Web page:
Study Shows Israel and Palestinian Territories under Cyber Attack from Same Source for More Than One Year
Nov 12, 2012 (M2 PRESSWIRE via COMTEX) --
An in depth analysis of millions of malware samples dating back to October 2011, has revealed that many of the recent attempts by the Israel government to prevent Trojan injections into sensitive police, ministry and embassy computers, may have been too late. According to Norman AS, a leading malware analysis firm with offices in Oslo, Norway and San Diego, California, multiple malware attacks against Israeli and Palestinian targets have been going on for at least a year--first focused on Palestinian, then Israel. A few weeks ago, Israeli law enforcement discovered messages wrongly identified as coming from Israeli Defense Force Chief of Staff Benny Gantz. This was their first notice of a possible attack. Similar messages had also gone out to Israeli embassies around the world. When unsuspecting recipients opened the email, they found an archive attached containing a surveillance tool camouflaged as a document. When opened, hackers could steal information and remotely take control of the computer.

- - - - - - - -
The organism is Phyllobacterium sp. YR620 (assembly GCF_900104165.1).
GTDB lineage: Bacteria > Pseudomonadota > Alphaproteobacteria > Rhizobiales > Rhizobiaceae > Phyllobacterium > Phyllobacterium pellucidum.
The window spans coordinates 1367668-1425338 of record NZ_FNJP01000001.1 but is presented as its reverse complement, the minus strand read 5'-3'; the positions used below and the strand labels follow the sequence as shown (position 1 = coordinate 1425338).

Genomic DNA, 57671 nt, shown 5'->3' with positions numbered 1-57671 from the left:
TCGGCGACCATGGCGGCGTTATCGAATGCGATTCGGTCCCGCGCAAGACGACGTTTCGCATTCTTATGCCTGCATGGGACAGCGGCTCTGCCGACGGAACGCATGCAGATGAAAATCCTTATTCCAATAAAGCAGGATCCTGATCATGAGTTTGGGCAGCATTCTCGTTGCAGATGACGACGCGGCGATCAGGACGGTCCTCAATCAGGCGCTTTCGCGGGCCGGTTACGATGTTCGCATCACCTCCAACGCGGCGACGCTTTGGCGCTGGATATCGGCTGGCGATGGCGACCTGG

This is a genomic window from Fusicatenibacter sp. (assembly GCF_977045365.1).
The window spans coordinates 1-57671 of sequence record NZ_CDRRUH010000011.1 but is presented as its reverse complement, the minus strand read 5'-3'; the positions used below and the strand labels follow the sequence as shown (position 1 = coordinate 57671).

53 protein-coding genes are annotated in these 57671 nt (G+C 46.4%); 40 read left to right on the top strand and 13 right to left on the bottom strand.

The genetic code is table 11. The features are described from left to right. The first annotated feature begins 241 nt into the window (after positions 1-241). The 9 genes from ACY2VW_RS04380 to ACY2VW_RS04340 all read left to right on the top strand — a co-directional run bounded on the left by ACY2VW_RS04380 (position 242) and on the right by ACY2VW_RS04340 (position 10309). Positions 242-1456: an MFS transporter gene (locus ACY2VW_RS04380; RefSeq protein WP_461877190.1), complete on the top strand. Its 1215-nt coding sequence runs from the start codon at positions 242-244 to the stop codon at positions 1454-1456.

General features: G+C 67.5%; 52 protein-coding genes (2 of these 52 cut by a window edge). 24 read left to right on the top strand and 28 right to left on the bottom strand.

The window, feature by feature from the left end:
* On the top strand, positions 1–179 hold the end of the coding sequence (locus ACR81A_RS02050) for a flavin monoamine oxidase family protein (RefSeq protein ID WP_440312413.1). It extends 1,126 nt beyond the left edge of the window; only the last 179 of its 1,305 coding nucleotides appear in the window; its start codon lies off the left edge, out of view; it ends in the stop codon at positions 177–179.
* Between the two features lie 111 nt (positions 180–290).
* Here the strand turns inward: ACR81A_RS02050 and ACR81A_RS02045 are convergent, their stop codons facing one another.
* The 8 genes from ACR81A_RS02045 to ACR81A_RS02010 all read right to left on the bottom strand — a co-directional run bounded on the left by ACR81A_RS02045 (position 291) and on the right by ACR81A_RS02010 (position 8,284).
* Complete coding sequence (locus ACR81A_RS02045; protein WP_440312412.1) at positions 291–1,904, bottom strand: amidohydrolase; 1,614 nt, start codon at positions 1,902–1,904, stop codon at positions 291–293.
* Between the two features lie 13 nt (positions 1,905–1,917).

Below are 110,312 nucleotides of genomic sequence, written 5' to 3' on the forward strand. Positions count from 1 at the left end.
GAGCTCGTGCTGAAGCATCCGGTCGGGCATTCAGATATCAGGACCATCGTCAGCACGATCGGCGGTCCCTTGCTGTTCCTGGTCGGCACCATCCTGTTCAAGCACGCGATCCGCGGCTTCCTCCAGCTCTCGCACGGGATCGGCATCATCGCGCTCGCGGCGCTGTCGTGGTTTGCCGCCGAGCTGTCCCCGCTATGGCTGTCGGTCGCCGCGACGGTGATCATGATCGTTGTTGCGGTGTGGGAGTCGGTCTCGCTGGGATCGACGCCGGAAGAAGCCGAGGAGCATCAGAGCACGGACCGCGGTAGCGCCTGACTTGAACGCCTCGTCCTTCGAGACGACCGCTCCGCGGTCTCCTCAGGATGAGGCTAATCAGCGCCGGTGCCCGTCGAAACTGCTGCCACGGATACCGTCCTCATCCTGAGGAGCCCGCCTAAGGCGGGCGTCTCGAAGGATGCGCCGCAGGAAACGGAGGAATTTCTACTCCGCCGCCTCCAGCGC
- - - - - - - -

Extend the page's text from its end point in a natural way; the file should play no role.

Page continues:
In an attempt to discover if this was an isolated incident or something more significant, Norman researchers ran samples from Norman's large database of known malware through the company's malware analyzer. It appears that the attacks were performed by the same attacker, as the malware in question communicate with the same command-and-control structures, and in many cases are signed using the same digital certificate. While unknown at this point, the purpose is assumed to be espionage and surveillance.
Norman AS Vice President Einar Oftedal, is available to provide additional details and commentary on this news and Norman's analysis.
The hackers first directed malware network traffic to command and control servers in the Gaza Strip, and then to hosting companies in the U.S. and U.K. according to the investigation.
"The attacker is still unknown to us" commented Oftedal. "There are several possible alternatives based on the various power blocks in the region. One thing is for certain, with off-the-shelf malware available to anyone, the cost of mounting such an operation is low enough that anyone could be behind it." The malware used was in most cases shown to be XtremeRat, a commercially-available surveillance and remote administration tool.
Gary Thompson, 925.768.2400
Tim Johnson, 415.385.9537
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